Alan Richardson, as Mabel, stuns us with his soaring falsetto. But it is unfair to single him out, the entire ensemble is pitch perfect, from bass through to soprano. It is credit to the cast that at no point does it really occur to us that we are watching men dressed as women. There is plenty of chest and facial hair on view, but such are the nuances, mannerisms and finesse of the cast, we are convinced. This is not high camp; it is not drag; it is character acting at its finest. Tom Senior’s Frederic is just as convincing, and you believe in the chemistry between the actors. Leon Craig’s hapless nurse, Ruth, is a master of comedy, vying for the laughs with David McKechnie’s Major-General. The accolades, though, belong to the entire team and given space they would all receive a special mention.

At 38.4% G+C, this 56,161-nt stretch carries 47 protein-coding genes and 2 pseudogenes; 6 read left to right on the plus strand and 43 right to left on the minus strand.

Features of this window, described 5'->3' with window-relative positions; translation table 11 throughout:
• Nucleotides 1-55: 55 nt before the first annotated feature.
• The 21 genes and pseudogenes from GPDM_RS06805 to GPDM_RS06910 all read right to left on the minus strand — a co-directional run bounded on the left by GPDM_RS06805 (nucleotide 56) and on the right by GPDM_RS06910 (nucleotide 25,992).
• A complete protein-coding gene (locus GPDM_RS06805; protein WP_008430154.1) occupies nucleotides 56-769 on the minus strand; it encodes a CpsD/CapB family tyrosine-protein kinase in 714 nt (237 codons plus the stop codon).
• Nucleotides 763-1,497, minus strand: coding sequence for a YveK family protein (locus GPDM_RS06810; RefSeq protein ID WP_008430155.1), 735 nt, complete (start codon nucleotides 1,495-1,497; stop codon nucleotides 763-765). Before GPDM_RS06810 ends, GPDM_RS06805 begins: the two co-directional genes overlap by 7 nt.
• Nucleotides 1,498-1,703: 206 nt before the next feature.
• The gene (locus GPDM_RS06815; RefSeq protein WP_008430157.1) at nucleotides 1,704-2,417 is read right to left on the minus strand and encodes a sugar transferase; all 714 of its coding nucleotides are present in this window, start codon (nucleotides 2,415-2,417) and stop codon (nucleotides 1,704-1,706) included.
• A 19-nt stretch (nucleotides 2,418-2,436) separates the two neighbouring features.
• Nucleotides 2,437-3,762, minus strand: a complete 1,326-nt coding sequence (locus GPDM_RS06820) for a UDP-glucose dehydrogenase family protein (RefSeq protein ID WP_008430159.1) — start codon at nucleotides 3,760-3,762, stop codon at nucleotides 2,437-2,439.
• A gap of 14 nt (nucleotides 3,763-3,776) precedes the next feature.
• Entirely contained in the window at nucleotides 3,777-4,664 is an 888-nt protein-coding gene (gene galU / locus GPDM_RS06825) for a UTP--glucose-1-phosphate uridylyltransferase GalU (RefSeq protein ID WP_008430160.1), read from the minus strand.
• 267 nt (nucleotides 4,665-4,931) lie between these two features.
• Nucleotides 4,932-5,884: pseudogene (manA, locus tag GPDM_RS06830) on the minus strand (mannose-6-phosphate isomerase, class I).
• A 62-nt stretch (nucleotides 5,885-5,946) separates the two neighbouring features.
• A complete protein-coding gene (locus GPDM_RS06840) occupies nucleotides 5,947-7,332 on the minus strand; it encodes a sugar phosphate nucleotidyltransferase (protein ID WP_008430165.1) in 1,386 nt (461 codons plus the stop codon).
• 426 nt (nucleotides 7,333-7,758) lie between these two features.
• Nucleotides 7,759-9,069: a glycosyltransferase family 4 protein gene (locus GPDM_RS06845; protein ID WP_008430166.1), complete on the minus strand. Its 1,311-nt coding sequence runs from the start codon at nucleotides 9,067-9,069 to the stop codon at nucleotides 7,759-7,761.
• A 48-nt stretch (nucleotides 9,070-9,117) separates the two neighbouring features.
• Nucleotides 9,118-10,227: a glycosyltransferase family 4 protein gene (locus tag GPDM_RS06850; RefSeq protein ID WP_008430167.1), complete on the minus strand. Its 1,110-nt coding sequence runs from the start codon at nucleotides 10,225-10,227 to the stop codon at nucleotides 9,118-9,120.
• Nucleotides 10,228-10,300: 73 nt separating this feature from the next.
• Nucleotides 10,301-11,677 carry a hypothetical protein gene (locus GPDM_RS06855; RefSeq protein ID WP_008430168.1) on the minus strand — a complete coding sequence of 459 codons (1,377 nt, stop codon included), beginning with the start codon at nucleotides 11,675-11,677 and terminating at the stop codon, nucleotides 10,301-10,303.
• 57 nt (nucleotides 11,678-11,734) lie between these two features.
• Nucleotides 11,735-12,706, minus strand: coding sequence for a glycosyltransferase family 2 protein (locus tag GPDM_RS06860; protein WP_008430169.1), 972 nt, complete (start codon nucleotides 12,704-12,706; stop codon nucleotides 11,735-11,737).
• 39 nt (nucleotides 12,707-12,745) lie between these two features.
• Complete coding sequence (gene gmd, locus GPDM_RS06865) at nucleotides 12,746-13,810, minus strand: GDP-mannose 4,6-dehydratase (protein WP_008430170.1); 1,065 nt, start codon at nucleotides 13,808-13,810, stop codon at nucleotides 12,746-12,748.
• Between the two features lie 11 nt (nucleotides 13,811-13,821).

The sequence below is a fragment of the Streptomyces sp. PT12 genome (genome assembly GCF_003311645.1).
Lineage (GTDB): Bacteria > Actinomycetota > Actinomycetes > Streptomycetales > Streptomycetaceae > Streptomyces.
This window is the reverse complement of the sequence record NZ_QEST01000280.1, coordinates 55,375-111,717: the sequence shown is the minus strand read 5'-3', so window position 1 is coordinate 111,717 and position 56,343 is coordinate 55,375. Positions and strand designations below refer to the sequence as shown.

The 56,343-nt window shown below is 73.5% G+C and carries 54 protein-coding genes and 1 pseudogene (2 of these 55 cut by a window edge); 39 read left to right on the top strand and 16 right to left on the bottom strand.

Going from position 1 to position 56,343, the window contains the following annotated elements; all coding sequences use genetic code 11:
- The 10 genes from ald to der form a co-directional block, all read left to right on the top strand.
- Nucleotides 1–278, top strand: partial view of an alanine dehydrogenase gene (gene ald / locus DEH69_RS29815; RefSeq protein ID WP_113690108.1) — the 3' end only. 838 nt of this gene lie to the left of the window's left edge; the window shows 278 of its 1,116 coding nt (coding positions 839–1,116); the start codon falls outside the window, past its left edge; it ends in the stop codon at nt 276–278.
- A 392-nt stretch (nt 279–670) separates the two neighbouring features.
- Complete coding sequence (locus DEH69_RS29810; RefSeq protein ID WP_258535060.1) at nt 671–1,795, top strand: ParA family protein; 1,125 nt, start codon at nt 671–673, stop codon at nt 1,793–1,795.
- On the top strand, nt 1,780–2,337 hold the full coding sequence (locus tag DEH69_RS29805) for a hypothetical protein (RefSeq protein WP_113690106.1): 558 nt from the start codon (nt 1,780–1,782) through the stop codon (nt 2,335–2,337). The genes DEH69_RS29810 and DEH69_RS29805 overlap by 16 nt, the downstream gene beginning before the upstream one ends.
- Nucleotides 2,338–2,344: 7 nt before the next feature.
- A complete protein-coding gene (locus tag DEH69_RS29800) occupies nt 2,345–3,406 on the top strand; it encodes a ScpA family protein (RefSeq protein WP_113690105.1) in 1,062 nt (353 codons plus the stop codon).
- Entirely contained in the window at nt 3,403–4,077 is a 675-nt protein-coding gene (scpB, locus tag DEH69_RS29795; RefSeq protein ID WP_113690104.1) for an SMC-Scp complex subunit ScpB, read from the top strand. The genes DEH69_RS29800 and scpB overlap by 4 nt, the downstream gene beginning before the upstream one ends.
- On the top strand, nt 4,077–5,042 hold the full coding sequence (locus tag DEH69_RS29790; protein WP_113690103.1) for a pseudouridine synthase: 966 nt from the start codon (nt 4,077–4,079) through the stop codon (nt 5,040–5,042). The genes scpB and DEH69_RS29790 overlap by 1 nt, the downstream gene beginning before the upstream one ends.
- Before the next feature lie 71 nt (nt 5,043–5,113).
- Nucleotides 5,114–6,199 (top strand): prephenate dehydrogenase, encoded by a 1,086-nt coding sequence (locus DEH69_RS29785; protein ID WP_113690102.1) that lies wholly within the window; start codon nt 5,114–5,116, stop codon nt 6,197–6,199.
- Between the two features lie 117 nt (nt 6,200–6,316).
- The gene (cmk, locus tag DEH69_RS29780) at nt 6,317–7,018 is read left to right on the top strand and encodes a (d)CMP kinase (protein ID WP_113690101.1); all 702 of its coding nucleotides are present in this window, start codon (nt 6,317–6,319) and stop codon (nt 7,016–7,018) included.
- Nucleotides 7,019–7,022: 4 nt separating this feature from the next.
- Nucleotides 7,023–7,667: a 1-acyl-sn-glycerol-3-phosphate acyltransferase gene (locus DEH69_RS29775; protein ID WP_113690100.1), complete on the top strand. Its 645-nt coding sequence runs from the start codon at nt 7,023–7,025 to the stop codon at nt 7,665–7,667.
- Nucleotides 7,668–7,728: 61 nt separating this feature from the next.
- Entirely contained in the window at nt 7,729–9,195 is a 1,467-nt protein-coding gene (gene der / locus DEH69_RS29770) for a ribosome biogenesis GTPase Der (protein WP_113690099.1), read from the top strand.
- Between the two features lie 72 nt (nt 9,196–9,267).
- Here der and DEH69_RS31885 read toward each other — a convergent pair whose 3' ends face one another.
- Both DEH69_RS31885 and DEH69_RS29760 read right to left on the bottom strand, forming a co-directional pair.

The continued success of the all-male “Pirates of Penzance” is undoubtedly on dry land; and this stunning production feels completely at home in the West End. Yes, maybe it might not have made it there in normal times (though I like to think it would), but we can certainly hoist the flag to celebrate one of the most delightful, innovative, funny and musically rich interpretations of Gilbert and Sullivan.